The Future of Work is Integrated
by: Jennifer Simpson
Today’s problems can’t be solved in back rooms, behind closed doors, or by a lone genius. Only when we “zoom out” and take a broader view can we find truly innovative solutions that will yield lasting results to today’s most complex challenges. Getting broad buy-in also tends to be easier when we look at the big picture and engage a broad cross-section of people who have a stake in the issue.
The Institute for the Future has spent more than fifty years helping organizations and communities look back from the future to make smarter decisions in a present that is increasingly volatile, uncertain, complex, and ambiguous. The people who will be most successful is this rapidly changing world will be system leaders who know that integrated approaches to problem solving are more powerful and effective than isolated ones, especially on complex issues.
Many systems facing large-scale complex change are confronting the need for greater integration in solving seemingly intractable problems. 20+ years of experience working with leaders tackling these large-scale problems has reinforced adage that if you want to go far, you must go together and that “integrated work” that truly connects the dots in a system-level challenge will produce more innovative and sustainable impact.
All around us, systems ripe for innovation are making new efforts at connection. The idea behind much STEM (science, technology, engineering, and math) education today, for example, is that learning these disciplines together accelerates problem solving. More and more, educators are adding an “A” to this model (STEAM adds the “arts” into the mix), recognizing that true innovation in even the most technical disciplines benefits from creativity and artistic aptitude and that artists at heart also benefit from more technical design thinking.
Likewise, more and more healthcare systems are moving to an integrated care model where an individual patient is cared for by a team of providers who take a more coordinated view of their health vs treating symptoms in isolation. Environmental Ecosystem work also requires this kind of integrated approach. A 2014 effort by the America’s Watershed Initiative, for example, brought together stakeholders across the Mississippi River Basin to collectively address everything from recreation to water supply, and flood control to transportation alongside economic and ecosystem issues.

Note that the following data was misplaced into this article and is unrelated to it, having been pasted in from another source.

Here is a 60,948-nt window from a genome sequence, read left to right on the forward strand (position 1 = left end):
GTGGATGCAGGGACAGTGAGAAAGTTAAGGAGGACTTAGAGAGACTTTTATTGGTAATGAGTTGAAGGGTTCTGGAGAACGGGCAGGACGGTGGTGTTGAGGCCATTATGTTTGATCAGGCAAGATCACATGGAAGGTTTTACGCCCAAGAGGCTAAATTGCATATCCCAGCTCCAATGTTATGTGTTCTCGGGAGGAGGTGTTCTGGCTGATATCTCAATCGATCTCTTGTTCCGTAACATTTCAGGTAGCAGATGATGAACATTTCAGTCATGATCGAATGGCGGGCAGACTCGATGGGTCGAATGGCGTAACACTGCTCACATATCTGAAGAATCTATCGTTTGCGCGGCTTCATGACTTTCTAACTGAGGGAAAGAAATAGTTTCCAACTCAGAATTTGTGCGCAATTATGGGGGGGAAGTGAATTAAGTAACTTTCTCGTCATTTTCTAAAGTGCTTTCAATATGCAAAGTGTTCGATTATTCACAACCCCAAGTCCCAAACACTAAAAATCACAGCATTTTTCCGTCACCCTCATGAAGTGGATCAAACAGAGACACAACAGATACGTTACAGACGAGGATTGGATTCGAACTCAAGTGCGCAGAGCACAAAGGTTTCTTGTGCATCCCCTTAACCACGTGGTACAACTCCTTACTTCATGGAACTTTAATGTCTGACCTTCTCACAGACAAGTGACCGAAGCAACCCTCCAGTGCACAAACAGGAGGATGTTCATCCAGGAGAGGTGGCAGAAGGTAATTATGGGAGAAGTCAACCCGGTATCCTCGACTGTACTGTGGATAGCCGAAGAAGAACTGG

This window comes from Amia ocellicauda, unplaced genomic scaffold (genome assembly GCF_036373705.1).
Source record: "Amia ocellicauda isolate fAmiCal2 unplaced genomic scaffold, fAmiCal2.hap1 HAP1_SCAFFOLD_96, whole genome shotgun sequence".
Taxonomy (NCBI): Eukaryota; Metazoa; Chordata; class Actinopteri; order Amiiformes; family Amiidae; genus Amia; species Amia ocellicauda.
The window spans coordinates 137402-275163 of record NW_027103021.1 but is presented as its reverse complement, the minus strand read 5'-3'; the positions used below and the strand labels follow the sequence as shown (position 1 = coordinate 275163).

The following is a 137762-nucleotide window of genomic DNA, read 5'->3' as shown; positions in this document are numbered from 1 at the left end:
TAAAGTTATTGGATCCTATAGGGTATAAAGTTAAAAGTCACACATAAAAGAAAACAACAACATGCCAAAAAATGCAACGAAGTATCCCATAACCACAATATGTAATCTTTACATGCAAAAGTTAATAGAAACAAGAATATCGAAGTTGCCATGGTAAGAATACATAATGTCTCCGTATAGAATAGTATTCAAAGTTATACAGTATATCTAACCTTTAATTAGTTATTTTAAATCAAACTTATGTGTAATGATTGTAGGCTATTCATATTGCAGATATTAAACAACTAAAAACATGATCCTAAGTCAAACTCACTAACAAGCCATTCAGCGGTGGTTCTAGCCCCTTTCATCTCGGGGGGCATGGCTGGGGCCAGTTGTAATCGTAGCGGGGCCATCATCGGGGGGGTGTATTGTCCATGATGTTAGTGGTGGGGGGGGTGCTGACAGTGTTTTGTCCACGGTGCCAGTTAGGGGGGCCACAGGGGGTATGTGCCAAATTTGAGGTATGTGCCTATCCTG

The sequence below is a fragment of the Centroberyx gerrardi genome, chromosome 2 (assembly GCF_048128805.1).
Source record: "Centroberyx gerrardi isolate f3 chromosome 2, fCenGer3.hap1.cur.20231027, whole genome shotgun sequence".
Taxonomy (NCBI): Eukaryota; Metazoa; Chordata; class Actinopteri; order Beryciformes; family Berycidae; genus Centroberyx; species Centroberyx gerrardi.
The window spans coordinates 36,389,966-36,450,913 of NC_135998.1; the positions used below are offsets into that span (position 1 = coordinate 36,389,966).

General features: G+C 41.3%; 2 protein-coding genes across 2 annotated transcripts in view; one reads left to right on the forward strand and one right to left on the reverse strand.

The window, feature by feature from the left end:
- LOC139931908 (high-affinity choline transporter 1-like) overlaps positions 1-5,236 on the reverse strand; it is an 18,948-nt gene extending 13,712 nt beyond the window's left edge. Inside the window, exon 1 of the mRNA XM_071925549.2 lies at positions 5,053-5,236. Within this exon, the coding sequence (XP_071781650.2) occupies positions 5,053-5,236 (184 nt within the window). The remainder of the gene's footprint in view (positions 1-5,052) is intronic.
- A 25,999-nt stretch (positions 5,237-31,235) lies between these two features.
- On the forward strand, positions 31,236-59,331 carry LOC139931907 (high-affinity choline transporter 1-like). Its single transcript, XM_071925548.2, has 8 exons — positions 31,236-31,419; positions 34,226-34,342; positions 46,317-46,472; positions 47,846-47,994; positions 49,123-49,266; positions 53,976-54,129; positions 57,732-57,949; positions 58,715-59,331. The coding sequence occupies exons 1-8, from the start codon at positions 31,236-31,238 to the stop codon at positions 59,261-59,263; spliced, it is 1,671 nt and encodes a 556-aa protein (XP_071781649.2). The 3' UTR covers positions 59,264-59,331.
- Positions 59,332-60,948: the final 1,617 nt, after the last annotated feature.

A more isolated approach is less effective because when we look at something apart from the broader system it sits in we both magnify and mask the effects of individual parties. It can look like a problem “belongs to” a given organization, geography, or industry, but in most cases complex problems can’t be solved by any one entity. Any attempt to do so inevitably tends to take on symptoms of the problem, not the problem itself.
Much of the best innovation today leverages processes like the ”Design Thinking Bootleg” approach developed by the Stanford d. School[i] and the human-centered design tools pioneered by IDEO to deeply immerse in a problem to generate lots of creative solutions, and then rapidly prototype potential options. Likewise, the Collective Impact model has been designed to provide a structured way for people to come together across interests to solve problems they have a shared stake in.
At Integrated Work, we’ve taken the best of these approaches and integrated them into our own Impact, Amplified model designed to help leaders make a bigger difference on some of today’s most pressing problems. This model allows people to be creative and “fail fast” and to discover new paths to progress that they couldn’t have found more independently.
Together, they not only come up with creative solutions to real world challenges, but they build leadership and collaboration skills that help them tackle the next issue even more effectively